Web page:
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Divided Against Covid: Get Ready for Policy Uncertainty to Cause a Slow Down in Kiwi Economic Growth

This past weekend CNN ran as its top headline, "Australia beat the world on shutting out Covid. Now it's bitterly divided on how to reopen". The article mentions NZ. We now have survey evidence showing that the CNN headline does accurately also describe a sharp divide amongst Kiwis. A recent Herald-Kantar Poll shows 52% of us either already support learning "to live with Covid", or only continuing with elimination "until more than 70% of the population is vaccinated", which is just months away. Whereas 46% wish to continue unconditionally with elimination. (By the way, 2% of people "Don't Know", which includes me!) The Herald seems to have got strangely confused by what its own Poll is telling us. It ran a column saying the results reveal Kiwis are "united" (!?) Which the Health Minister liked.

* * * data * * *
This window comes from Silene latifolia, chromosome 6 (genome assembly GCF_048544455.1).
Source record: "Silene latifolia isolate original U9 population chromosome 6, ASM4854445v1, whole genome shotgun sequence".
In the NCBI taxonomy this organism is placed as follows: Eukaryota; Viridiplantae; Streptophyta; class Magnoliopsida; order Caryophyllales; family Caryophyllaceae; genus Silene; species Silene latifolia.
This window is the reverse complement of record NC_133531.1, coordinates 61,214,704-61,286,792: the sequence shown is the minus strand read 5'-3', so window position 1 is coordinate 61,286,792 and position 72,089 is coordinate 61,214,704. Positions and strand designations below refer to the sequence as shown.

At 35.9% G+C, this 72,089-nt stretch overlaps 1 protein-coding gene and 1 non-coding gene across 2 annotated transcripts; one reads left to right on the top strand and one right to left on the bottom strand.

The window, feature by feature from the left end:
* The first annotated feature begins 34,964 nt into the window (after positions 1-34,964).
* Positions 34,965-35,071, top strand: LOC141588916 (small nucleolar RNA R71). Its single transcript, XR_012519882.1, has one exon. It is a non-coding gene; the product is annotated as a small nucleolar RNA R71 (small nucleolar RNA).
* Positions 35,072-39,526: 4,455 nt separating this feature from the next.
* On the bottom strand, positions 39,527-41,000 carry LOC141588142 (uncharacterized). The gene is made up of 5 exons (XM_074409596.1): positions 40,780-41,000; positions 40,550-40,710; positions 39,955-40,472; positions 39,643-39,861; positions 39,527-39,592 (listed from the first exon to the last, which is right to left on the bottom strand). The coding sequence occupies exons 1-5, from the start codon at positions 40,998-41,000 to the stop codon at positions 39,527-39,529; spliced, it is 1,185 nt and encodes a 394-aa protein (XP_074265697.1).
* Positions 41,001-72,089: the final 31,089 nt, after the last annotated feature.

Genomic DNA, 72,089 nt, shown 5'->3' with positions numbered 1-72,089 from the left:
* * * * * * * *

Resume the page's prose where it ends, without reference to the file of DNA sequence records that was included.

On the basis of this now striking divide in NZ, right down the middle, regards our elimination policy, as evidenced by the above survey, I'm predicting the government won't know which way to turn. Why? Since it's desperate to follow public opinion to maximize support. But surveys are giving little direction on this matter due to the 50-50 split.


Does this matter? According to some eminent economists from Stanford & Chicago, it matters a lot (see below). They argue that policy uncertainty is debilitating: "Using firm-level data, we find policy uncertainty is associated with greater stock price volatility & reduced investment & employment in policy-sensitive sectors like defense, healthcare, finance & infrastructure construction. At the macro level, increases in policy uncertainty foreshadow declines in investment, output & employment in the US and for 12 (other) major economies".


If this study is correct, then Kiwis better get ready for a tough next few years, at least economically speaking.


Souces:

https://edition.cnn.com/2021/09/03/australia/covid-zero-showdown-intl-dst-hnk/index.html


https://www.policyuncertainty.com/media/EPU_BBD_Mar2016.pdf